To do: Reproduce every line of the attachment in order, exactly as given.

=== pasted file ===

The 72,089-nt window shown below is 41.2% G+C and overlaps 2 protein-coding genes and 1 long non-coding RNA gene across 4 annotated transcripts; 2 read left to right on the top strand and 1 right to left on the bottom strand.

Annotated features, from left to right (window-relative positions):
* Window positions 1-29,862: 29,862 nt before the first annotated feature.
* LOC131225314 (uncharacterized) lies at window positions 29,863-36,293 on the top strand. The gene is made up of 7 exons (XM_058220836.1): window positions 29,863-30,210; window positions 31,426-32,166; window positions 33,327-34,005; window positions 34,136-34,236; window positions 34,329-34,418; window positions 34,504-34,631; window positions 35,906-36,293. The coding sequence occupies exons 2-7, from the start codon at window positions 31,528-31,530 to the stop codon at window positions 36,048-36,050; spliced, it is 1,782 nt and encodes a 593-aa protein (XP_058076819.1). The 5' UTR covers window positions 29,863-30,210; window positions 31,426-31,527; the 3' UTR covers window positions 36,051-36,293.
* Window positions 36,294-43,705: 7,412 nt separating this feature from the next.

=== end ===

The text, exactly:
The 72,089-nt window shown below is 41.2% G+C and overlaps 2 protein-coding genes and 1 long non-coding RNA gene across 4 annotated transcripts; 2 read left to right on the top strand and 1 right to left on the bottom strand.

Annotated features, from left to right (window-relative positions):
* Window positions 1-29,862: 29,862 nt before the first annotated feature.
* LOC131225314 (uncharacterized) lies at window positions 29,863-36,293 on the top strand. The gene is made up of 7 exons (XM_058220836.1): window positions 29,863-30,210; window positions 31,426-32,166; window positions 33,327-34,005; window positions 34,136-34,236; window positions 34,329-34,418; window positions 34,504-34,631; window positions 35,906-36,293. The coding sequence occupies exons 2-7, from the start codon at window positions 31,528-31,530 to the stop codon at window positions 36,048-36,050; spliced, it is 1,782 nt and encodes a 593-aa protein (XP_058076819.1). The 5' UTR covers window positions 29,863-30,210; window positions 31,426-31,527; the 3' UTR covers window positions 36,051-36,293.
* Window positions 36,294-43,705: 7,412 nt separating this feature from the next.